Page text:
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I agree, D*B.

This interactive program from menu to first display, was taking /an average/ of five minutes when I started on it. The programmer that worked on it before me even did a popup window when they did an F3-Exit asking if they really wanted to exit, because every Exit cost them five minutes to get back in. It's now /way way/ down from that, but still horrendous performance.

I offloaded one algorithm to an external procedure that kept some internal variables static where they didn't change much.

I converted a whole lot of RPG I/O code (SETLL, READE, CHAIN, CHAIN CHAIN) to an SQL View that feeds all the twenty or so users jobs, where the joins and CASE WHERE happens only there. It was reading every single record in the primary file in every user's job and CHAINing a bunch of others, some of which it had to read through groups in other files looking for a value to match.

In the program I'm working on now, there's one condition that reads-equal through a group of records to check for a match to a list that is in a table from a generic file. I'm going to front-load those values to an array with ASCEND to do a %lookup instead. That made a HUGE difference in one place I worked at before.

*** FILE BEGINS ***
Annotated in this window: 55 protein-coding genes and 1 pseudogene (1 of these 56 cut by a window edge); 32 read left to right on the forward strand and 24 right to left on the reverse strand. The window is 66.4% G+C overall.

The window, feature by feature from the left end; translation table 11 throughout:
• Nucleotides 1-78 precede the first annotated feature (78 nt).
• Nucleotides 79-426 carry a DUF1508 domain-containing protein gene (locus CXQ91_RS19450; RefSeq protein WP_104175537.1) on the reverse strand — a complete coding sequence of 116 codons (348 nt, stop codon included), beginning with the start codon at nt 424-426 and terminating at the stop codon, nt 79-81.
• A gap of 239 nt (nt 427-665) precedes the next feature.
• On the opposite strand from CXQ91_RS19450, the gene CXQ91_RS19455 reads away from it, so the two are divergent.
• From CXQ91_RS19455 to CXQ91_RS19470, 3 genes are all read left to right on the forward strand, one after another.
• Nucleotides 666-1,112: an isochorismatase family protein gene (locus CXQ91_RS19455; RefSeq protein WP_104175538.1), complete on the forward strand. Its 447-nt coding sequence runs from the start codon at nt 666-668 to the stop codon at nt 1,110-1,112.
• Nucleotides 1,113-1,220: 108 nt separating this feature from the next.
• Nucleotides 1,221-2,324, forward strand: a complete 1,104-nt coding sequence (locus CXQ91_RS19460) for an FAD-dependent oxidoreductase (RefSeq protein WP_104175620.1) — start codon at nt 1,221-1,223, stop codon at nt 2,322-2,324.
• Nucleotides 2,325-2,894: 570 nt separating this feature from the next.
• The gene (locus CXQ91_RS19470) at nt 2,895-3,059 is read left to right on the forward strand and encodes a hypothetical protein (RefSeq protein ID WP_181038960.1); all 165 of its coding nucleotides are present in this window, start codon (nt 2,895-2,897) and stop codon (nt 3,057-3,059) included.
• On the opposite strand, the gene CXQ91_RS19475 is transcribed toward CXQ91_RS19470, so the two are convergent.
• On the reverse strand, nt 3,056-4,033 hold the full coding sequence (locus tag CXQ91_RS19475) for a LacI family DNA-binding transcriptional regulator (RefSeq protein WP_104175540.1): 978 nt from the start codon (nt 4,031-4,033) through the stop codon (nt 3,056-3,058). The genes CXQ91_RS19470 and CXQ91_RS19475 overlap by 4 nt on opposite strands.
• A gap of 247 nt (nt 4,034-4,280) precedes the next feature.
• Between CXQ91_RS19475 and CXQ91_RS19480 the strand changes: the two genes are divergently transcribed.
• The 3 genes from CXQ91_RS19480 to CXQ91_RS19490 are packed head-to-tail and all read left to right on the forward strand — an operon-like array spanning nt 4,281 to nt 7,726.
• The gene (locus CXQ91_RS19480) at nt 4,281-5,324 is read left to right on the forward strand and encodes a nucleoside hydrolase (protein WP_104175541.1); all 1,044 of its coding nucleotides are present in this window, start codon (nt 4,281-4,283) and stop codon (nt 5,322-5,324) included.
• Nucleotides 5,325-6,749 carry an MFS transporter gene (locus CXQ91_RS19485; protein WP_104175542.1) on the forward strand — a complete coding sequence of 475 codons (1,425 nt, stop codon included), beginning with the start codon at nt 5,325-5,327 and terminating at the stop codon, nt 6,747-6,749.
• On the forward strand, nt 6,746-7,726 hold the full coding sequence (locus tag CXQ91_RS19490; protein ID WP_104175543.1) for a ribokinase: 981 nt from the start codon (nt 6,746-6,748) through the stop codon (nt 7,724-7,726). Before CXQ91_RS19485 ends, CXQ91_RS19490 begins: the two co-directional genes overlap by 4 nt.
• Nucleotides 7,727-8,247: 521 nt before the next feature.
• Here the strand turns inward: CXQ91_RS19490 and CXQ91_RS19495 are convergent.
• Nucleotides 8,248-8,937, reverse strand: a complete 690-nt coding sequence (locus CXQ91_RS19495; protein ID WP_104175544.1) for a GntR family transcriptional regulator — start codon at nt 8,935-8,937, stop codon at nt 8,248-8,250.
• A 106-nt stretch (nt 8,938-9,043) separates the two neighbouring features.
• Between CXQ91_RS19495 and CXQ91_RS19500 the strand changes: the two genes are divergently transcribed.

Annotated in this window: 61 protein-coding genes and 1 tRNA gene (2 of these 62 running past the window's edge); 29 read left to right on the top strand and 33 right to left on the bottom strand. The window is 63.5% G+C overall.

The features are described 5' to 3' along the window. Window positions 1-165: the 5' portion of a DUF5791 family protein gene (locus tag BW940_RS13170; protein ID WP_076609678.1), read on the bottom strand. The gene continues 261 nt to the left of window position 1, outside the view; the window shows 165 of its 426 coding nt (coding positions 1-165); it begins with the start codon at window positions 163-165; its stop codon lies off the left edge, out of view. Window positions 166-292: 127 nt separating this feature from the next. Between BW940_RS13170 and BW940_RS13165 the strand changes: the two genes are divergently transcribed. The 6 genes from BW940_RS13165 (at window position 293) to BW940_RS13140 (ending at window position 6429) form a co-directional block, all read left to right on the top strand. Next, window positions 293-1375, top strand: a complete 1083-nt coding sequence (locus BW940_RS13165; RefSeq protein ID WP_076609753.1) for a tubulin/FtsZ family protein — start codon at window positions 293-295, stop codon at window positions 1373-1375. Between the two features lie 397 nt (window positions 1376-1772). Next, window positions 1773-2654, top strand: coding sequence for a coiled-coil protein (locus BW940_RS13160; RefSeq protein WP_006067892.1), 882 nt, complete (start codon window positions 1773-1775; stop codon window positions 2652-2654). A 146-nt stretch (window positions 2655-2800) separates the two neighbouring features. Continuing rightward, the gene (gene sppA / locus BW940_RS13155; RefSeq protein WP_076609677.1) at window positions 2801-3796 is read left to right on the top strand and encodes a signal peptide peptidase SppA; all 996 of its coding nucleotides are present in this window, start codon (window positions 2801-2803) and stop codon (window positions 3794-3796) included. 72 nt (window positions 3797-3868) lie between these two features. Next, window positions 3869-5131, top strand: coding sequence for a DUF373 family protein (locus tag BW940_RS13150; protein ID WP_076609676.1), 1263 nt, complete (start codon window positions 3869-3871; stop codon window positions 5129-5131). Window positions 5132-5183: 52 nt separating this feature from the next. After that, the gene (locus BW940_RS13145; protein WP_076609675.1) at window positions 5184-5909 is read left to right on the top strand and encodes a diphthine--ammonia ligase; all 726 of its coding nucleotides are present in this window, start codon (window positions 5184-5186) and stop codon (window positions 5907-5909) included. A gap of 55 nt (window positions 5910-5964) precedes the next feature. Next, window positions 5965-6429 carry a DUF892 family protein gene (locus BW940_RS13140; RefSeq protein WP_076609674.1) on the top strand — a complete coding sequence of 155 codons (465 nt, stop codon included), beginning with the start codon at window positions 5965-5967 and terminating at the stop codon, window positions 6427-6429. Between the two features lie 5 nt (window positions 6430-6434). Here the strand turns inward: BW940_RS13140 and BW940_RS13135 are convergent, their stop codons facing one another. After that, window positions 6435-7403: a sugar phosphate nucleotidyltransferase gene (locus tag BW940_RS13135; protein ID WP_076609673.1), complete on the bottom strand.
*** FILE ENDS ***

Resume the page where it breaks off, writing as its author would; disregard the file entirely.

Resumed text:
On 11/23/2022 9:01 AM, D*B wrote:
... if the query analyzer does its job, it choose the best way to get the result. best way could depend on index design, balance of the table, number of records, etc.

if you have "a /very /heavy performance burden", first step would be to analyze and to understand why the database engine is needing so much time (database monitor is your friend) before trying to optimize. mostly modifying statements doesn't help too much. ceating a missing index or changing your access logic or changes to database design could bring better results!


SQL references gives an example of EXISTS:


I would assume that the search in file EMPLOYEE stops when it finds the
first instance of a row that matches.

Is that so?

I'm asking because I'm modifying a program that has a /very/ /heavy/
performance burden, and I have to squeeze milliseconds out of it
anywhere I can get it.

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